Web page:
Caution: Classification as a bequest is generally desired because it allows non-U.S. property to pass to the U.S. recipient without U.S. income tax consequences. This often leads to many incorrect classifications. Because of the complex nature of this area of the law, a detailed analysis of the decedent's last will and testament (or the local law where the decedent resided) will be necessary to make an accurate determination of the tax consequences.
The reporting requirements for transfers that are treated as gifts and bequests from NRA individuals or estates are effective for transfers after August 20, 1996. Reportable transfers from prior years that have not yet been reported may be assessed a penalty. However, no penalty will be imposed if the recipient can demonstrate that the failure to comply was due to reasonable cause and not willful neglect. Failure to comply may result in a penalty of five percent of the value of the property transferred for each month of noncompliance (to a maximum of 25%). In cases of noncompliance, the IRS is also authorized by statute to determine the treatment of the gift. This could result in an otherwise tax-free gift or bequest being reclassified as taxable income [IRC 6039 F(c)].
Gifts from Foreign Trusts
Suppose that instead of receiving a transfer of foreign property outright from an NRA individual or estate, the U.S. person received a transfer from an offshore (non-U.S.) trust previously established by an NRA. In this case, the reporting obligation applies to any transfer from the trust without regard to an annual threshold amount. The reporting obligations apply to transfers from foreign trusts made after August 20, 1996 [IRC section 6048(c); modified by Notice 97-34, section V].
Consider the following example:
Facts: Mr. and Mrs. Johnson, non-U.S. persons, create a trust in the Cayman Islands for the benefit of their children. All of their children are non-U.S. persons except their son, who lives in the United States on an L-1 visa. Mrs. Johnson wishes to help her son with the down payment on a home. During 1999, she directed the trustee to wire transfer $25,000 from the offshore trust account to her son's bank account in the United States.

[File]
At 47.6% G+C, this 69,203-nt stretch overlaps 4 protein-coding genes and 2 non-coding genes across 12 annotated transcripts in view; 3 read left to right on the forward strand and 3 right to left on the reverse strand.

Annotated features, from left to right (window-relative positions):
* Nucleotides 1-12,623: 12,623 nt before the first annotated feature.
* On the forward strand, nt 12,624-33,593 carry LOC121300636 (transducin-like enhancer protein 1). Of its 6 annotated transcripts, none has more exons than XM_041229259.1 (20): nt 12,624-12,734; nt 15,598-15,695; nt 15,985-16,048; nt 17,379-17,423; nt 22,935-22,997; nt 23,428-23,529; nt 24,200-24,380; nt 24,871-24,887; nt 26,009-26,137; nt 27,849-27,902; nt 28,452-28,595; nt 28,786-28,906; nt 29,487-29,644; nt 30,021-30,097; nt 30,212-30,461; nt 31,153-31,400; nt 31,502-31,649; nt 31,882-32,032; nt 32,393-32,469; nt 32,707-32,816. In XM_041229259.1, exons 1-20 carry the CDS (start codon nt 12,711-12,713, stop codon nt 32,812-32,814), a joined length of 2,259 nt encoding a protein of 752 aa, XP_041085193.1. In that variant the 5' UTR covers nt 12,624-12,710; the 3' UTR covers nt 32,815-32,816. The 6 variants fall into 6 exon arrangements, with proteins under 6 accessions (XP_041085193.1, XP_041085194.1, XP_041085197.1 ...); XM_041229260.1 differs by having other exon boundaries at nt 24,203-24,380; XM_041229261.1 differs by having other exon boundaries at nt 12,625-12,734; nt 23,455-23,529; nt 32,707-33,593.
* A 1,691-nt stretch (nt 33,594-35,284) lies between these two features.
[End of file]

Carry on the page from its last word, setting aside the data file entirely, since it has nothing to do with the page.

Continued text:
Analysis: The son is required to report the date and amount of the trust distribution and to provide a description of the property (in this case, currency) on Form 3520 for the year of the transfer. In the case of distributions from foreign trusts, all distributions must be reported, irrespective of the amounts involved and irrespective of the fact that the distribution does not create any gift or estate tax liability (See below for a discussion of the income tax consequences). The term "distribution" means any gratuitous transfer from a trust and includes gifts, bequests, and even, in some instances, loans from a foreign trust. If you contributed property to the trust in exchange for the distribution, this must also be reported.
If a distribution is received from more than one offshore trust, a separate Form 3520 must be filed for each trust. As in the case of foreign gifts and bequests, compliance with the information reporting requirements is important. The penalty for noncompliance is 35% of the value of the property in question [IRC section 6677(a)]. Additional penalties may be assessed in the case of continued noncompliance. The date of distribution, a description of the property, and the value on the date of transfer must be reported. In the case of distributions from foreign trusts, certain details about the trust must also be disclosed, to the extent this information is available to the beneficiary.
It is important to note that the term "distribution" is quite broad. In some instances, a loan from a foreign trust will be considered a distribution (IRC section 643i; Notice 97-34 section V, A). Furthermore, indirect distributions must also be reported. For example, if an offshore trustee pays credit card charges incurred by a U.S. person, this payment would be considered a reportable indirect transfer. The same would apply for checks written on a foreign trust's bank account.
The U.S. income tax consequences to the U.S. recipient of a foreign trust are often difficult to ascertain. The taxation issues facing the U.S. beneficiary will depend upon the terms of the trust.
The first step is to distinguish between "grantor" and "nongrantor" trust status. A grantor trust is a trust whose assets and income are considered to be owned by another person, usually the grantor (or settlor). Since the income is deemed owned by the grantor, a distribution to a U.S. person is treated as a tax-free gift from the grantor to the beneficiary.